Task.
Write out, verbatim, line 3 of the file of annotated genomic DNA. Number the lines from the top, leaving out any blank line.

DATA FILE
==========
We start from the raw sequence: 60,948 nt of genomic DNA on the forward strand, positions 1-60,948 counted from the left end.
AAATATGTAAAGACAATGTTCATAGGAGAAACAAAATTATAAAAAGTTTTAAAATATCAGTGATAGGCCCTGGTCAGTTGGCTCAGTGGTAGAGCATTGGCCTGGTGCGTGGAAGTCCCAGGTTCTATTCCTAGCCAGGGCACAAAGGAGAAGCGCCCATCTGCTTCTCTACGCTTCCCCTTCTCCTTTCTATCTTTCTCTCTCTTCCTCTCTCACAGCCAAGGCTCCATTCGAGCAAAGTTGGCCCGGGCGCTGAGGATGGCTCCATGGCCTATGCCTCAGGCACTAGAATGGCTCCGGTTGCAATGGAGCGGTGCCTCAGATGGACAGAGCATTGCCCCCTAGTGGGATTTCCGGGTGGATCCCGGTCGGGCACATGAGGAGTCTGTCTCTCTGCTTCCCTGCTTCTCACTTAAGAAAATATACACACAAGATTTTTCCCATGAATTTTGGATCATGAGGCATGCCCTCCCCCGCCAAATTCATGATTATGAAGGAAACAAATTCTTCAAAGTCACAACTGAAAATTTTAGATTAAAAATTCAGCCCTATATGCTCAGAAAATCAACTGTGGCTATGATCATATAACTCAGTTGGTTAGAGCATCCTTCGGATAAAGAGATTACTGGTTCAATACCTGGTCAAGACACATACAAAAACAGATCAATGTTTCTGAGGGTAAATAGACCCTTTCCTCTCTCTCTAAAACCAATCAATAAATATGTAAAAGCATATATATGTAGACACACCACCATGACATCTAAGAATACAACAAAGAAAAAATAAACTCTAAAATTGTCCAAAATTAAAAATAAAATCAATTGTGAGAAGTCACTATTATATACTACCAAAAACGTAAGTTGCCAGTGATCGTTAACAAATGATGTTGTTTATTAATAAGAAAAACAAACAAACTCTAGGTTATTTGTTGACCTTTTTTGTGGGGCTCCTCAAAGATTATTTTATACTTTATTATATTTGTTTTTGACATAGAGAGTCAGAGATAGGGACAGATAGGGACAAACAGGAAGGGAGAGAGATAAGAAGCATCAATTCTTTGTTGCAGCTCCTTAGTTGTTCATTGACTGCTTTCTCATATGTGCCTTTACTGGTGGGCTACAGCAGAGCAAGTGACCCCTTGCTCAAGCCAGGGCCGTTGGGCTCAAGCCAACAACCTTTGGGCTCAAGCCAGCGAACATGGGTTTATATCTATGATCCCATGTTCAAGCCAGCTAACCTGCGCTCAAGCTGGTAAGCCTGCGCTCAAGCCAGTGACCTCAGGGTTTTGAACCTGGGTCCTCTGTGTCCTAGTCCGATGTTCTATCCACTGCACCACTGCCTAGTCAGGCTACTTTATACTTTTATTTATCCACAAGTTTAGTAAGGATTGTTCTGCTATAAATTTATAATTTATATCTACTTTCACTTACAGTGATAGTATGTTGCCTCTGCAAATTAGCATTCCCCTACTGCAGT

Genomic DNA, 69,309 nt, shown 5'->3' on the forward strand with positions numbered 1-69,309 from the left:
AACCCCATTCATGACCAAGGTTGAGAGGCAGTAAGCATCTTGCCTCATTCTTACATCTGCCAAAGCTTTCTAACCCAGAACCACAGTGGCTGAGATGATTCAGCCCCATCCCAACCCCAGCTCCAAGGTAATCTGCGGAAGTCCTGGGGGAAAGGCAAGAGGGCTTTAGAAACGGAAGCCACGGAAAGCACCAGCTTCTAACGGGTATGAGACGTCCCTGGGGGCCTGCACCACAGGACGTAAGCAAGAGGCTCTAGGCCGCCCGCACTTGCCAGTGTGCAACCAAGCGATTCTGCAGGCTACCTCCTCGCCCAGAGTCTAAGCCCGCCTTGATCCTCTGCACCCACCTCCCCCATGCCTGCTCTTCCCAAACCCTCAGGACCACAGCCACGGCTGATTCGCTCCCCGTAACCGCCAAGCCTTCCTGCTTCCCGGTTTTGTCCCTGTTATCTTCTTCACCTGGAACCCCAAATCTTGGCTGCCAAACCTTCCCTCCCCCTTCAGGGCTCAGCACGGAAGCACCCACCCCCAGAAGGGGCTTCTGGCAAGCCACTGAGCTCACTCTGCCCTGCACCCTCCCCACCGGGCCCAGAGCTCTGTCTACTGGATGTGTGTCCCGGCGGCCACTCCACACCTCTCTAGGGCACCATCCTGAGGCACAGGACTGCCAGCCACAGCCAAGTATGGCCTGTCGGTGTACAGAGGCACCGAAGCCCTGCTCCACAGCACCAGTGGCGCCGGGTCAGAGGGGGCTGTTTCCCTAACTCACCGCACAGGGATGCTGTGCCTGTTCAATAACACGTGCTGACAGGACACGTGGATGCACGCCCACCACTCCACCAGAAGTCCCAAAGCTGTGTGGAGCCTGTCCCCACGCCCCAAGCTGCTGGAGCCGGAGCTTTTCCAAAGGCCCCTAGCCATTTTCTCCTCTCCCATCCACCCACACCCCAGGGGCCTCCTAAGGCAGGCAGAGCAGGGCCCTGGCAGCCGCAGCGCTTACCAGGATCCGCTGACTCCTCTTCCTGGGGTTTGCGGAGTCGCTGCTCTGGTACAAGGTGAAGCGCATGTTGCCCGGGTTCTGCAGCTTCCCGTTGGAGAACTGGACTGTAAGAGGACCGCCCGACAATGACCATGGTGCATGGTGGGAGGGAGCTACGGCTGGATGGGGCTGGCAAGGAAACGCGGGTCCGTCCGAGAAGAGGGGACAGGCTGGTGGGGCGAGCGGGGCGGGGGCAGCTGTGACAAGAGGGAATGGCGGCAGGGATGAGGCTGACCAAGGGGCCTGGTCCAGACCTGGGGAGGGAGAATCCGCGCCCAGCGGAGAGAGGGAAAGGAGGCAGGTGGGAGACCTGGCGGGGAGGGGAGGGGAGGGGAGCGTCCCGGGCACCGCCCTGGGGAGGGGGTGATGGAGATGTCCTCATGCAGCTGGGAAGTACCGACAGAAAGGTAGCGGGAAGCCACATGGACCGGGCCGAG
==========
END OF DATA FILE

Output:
Genomic DNA, 69,309 nt, shown 5'->3' on the forward strand with positions numbered 1-69,309 from the left: